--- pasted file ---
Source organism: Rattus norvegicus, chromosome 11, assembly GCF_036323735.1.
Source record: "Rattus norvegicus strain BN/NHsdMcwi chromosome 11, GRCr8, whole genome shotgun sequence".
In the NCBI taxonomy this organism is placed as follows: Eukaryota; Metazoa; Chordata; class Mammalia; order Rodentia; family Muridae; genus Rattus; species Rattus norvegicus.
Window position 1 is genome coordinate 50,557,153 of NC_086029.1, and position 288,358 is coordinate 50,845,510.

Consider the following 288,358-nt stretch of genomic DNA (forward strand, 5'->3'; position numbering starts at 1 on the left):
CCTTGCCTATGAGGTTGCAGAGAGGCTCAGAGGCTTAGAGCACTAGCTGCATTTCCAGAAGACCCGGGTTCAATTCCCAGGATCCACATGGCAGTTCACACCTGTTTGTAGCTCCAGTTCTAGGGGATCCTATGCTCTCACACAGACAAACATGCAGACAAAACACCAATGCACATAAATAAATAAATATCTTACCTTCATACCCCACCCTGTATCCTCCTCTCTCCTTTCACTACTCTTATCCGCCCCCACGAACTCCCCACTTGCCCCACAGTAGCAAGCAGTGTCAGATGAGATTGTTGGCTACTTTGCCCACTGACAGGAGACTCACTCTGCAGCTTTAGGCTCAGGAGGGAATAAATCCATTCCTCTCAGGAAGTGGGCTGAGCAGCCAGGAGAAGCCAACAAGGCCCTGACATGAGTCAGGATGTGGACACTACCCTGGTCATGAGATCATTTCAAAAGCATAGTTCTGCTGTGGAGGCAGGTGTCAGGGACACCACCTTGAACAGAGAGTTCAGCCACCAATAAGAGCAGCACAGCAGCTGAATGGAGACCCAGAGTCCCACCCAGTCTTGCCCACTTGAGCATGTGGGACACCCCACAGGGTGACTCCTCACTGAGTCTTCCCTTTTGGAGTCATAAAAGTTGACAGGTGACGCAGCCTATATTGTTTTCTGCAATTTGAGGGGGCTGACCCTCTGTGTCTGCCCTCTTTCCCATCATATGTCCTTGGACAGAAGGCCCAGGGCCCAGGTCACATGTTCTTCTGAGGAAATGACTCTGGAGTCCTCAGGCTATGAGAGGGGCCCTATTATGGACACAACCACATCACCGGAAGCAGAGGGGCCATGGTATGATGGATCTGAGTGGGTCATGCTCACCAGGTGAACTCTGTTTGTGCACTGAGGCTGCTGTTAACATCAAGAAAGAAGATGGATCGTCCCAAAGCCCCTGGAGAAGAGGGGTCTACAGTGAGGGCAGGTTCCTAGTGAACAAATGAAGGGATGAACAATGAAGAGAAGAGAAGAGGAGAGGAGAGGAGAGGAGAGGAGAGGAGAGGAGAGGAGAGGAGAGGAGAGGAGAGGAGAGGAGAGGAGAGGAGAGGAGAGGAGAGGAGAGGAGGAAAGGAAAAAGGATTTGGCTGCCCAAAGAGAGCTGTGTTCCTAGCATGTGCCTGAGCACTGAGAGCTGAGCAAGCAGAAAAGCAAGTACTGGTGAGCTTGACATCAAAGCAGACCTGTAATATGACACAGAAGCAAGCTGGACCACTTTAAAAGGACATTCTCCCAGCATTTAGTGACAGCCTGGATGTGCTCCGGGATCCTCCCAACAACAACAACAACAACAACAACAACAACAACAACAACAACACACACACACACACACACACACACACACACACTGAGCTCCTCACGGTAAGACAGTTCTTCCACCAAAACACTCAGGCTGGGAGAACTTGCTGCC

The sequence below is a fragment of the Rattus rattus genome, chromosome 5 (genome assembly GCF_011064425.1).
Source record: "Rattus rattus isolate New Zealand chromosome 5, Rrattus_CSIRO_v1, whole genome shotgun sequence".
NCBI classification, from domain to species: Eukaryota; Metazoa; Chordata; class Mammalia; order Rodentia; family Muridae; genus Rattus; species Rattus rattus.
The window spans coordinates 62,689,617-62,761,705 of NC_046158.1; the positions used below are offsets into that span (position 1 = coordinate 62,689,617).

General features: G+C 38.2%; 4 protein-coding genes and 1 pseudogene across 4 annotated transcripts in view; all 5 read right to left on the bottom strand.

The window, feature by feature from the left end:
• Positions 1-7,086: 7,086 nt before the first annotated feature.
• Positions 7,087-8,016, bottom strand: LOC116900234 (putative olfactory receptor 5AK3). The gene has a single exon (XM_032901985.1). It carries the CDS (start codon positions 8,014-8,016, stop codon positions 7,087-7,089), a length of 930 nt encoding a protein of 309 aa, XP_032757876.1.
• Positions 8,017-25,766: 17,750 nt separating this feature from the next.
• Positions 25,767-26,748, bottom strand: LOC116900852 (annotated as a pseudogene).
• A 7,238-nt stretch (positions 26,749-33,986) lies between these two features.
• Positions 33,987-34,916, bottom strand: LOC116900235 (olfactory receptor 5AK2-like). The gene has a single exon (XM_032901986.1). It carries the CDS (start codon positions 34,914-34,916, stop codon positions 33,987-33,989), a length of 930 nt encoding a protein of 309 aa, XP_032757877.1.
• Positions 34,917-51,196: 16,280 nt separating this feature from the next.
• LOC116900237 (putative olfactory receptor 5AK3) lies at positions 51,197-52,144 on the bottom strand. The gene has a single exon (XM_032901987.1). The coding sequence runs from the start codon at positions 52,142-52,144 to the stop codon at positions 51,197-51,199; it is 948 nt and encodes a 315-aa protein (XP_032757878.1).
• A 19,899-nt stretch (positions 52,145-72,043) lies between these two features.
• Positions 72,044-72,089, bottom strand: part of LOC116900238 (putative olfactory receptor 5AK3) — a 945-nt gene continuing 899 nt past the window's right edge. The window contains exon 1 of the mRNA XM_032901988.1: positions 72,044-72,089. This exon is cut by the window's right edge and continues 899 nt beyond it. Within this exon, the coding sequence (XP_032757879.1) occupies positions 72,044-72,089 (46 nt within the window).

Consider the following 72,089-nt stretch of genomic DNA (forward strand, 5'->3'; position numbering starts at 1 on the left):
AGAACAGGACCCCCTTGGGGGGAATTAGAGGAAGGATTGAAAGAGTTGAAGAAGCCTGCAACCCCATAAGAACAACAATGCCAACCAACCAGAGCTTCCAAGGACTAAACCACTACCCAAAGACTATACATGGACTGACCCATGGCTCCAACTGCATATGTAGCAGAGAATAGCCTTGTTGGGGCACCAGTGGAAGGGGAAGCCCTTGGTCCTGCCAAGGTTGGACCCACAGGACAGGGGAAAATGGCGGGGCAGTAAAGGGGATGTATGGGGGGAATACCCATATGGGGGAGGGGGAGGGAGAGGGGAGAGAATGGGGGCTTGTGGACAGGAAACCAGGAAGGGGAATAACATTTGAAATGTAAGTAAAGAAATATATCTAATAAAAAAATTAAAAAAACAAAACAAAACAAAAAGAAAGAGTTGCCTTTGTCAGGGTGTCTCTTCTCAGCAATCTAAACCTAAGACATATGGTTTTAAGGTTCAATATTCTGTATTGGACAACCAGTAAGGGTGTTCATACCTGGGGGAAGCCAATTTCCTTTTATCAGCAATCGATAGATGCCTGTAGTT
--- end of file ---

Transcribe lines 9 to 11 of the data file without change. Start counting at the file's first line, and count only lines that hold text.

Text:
NCBI classification, from domain to species: Eukaryota; Metazoa; Chordata; class Mammalia; order Rodentia; family Muridae; genus Rattus; species Rattus rattus.
The window spans coordinates 62,689,617-62,761,705 of NC_046158.1; the positions used below are offsets into that span (position 1 = coordinate 62,689,617).

General features: G+C 38.2%; 4 protein-coding genes and 1 pseudogene across 4 annotated transcripts in view; all 5 read right to left on the bottom strand.